Community Fund surpasses $54 million in giving

06.16.2011 Ron Karten Spirit Mountain Community Fund

Smoke Signals

Spirit Mountain Community Fund, the philanthropic arm of the Confederated Tribes of Grand Ronde, leapfrogged over the $54 million mark in giving on Wednesday, June 15, as it awarded $658,637 to 36 charitable organizations in an 11-county area.

Community Fund Programs Coordinator Louis King announced during the event held in the Tribal gym that the Community Fund has now given away $54,272,000 since it was formed in 1997.

Tribal Council Vice Chair Reyn Leno, who also serves on the Community Fund Board of Trustees, said it was something to be very proud of.

"We had absolutely nothing here," Leno told organization representatives who attended the quarterly check presentation. "But we're not just the casino. We are the Tribe first and always will be. We appreciate this opportunity to have people understand who we are."

"If not for the support of Tribal Council," said Portland businessman Sho Dozono, who also serves on the Community Fund Board of Trustees, "we would not have the money we've been distributing for the last 14 years."

Spirit Mountain Community Fund distributes 6 percent of Spirit Mountain Casino profits four times a year to charitable organizations.

This quarter's grants will support dental care for low-income Oregonians, playwriting workshops, creating a safe space for abused women and a Native American Cultural Center and programming at Oregon State University, among other worthwhile efforts.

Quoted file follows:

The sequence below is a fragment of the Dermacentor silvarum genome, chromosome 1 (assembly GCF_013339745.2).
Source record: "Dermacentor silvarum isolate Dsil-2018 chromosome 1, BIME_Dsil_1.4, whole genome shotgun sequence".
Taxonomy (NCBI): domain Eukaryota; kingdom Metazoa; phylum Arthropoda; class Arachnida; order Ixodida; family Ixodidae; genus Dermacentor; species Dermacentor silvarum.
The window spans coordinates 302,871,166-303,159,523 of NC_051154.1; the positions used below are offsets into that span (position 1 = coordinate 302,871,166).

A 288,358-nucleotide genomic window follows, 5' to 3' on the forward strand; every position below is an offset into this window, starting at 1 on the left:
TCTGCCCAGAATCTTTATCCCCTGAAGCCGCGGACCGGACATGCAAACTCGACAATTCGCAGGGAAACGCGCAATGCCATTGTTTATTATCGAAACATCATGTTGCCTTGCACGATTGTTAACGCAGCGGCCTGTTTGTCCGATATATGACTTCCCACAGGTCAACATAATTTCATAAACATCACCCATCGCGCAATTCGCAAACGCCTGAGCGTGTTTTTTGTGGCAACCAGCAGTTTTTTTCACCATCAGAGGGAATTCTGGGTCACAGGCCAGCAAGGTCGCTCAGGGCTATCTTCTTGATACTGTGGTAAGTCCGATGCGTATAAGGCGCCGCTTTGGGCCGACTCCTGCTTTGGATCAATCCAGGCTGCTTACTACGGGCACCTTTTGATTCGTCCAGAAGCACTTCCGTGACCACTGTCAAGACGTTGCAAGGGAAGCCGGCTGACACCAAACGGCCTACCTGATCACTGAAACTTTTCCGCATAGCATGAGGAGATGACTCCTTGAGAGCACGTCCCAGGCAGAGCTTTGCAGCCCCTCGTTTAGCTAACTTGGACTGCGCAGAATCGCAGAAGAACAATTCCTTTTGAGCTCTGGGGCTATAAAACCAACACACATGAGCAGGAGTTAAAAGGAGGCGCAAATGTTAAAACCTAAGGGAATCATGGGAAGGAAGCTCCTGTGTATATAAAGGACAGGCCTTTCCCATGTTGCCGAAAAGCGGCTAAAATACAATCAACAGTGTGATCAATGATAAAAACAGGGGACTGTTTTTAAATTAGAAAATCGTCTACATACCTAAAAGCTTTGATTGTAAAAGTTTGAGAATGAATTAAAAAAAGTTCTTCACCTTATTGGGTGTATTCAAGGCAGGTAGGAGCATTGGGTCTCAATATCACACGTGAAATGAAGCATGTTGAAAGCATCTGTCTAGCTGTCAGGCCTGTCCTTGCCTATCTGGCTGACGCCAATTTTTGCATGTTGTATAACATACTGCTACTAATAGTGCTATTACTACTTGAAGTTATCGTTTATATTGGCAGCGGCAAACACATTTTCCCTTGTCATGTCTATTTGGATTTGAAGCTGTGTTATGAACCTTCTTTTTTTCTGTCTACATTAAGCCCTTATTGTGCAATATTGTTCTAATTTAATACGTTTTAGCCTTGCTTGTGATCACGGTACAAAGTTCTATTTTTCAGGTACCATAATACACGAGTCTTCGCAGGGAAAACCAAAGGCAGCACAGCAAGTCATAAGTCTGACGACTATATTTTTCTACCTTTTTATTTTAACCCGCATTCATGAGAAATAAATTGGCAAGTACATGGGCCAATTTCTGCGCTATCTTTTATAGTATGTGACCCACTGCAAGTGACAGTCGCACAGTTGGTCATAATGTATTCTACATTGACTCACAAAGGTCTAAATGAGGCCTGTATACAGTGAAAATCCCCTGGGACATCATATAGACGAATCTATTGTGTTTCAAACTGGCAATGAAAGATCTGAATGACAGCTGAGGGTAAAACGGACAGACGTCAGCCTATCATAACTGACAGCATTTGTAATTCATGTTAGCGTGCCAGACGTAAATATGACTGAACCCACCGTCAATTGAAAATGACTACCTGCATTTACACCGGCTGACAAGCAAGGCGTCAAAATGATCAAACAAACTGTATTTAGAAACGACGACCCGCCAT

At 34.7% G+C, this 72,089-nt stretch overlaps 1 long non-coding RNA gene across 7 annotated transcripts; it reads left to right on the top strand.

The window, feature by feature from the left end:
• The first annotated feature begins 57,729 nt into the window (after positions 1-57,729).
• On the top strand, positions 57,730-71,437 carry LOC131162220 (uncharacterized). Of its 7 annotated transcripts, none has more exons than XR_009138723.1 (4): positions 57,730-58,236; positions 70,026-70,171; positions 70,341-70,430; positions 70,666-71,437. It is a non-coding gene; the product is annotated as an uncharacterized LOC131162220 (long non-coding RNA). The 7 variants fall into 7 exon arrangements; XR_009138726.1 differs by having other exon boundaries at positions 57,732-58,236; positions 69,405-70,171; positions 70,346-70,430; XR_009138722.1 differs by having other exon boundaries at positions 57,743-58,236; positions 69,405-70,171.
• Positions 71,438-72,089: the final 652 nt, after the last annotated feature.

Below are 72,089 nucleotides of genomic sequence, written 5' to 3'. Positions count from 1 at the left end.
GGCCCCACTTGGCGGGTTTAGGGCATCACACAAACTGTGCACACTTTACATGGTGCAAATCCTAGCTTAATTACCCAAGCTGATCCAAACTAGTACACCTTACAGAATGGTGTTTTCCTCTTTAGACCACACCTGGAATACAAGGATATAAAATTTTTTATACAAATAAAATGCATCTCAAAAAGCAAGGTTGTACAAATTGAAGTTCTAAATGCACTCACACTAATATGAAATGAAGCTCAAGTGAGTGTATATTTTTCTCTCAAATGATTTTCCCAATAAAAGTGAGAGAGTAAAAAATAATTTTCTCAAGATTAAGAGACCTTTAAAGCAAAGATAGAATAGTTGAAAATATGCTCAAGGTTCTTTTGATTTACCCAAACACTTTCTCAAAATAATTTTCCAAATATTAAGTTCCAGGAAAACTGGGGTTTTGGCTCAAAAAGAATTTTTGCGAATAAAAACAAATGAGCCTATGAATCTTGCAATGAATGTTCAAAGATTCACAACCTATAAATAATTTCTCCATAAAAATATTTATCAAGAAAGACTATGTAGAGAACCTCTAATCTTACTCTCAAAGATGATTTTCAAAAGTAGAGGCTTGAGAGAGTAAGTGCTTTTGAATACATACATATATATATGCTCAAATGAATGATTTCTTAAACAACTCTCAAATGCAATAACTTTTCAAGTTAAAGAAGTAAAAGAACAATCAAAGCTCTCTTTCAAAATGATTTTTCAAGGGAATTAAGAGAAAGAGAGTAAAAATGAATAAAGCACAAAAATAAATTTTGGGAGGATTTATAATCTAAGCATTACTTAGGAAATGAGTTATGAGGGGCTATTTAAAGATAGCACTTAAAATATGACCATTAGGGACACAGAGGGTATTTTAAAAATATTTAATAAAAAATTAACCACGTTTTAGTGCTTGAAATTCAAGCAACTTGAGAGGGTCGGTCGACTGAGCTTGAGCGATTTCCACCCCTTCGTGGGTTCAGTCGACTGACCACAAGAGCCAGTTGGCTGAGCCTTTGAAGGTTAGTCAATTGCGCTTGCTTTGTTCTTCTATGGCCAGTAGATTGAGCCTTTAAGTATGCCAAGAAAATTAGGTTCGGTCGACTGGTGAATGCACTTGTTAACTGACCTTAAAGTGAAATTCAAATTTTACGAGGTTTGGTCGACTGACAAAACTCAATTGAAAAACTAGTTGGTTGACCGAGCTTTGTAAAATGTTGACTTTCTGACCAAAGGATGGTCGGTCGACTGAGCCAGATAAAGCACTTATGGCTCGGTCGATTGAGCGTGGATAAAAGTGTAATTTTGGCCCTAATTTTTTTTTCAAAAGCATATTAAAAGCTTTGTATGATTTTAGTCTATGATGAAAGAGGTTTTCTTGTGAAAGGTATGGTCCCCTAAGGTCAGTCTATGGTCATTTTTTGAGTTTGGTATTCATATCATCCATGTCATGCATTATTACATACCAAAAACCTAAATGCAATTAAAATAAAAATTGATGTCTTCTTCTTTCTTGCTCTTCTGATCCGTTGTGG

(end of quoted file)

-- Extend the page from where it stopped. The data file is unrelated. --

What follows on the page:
Leno and Dozono were accompanied at the event by Tribal Council member Steve Bobb Sr., who also serves on the Board of Trustees, and casino Facilities Director and Tribal member Ron Reibach, who was appointed to the Community Fund Board of Trustees on June 8.

After drumming by the Grand Ronde drum group, Bobb gave the invocation and Leno and Dozono delivered welcome speeches. Then organization representatives watched the Tribe's 25th Restoration video, created by the Public Affairs Department, to learn more about Tribal history.

After the video, King read the list of grant recipients, who then posed with Dozono and Reibach for photos taken by Tribal photographer Michelle Alaimo.

Recipients on June 15 were:

  • Basic Rights Oregon Fund, $25,000;
  • Broadarts Theatre Inc., $3,000.
  • Clackamas Service Center Inc., $2,000;
  • Corvallis Art Center, $15,000;
  • Council  for Responsible Sport Inc., $5,000;
  • Dental Foundation of Oregon, $25,000;
  • Financial Stewardship Resources Inc., $10,000
  • Friendly House Inc., $30,000;
  • Japanese Ancestral Society of Portland, $49,813;
  • Kukatonon, $5,000;
  • Lane Coalition for Healthy Active Youth, $21,210;
  • Marion-Polk Food Share, $5,000;
  • McMinnville School District, $30,000;
  • Medical Teams International, $25,000;
  • Mercy Enterprise Corp., $15,000;
  • Neighbors for a Livable West Linn, $3,950;
  • Old Library Studio, $5,000
  • Oregon Child Development Coalition, $26,414;
  • Oregon State University Foundation, $50,000;
  • Partners for a Hunger Free Oregon, $$25,000;
  • Playwrite, $3,000;
  • Portland Woman's Crisis Line, $15,000
  • Qigong Sensory Training Institute, $15,000;
  • Quilts From Caring Hands, $2,000;
  • ROSE Community Development, $38,985;
  • Salem Multi Institute, $15,000;
  • Sisters of the Road Café, $20,000;
  • Ten Rivers Food Web, $5,000;
  • Northwest Coalition for Alternatives to Pesticides, $18,265;
  • Oregon Zoo Foundation, $20,000;
  • Tucker-Maxon Oral School, $20,000;
  • Volunteer Caregivers, $5,000;
  • Wild Salmon Center, $20,000;
  • Willamette University, $15,000;
  • Willamette Valley Hospice, $50,000;
  • Wisdom of the Elders Inc., $20,000.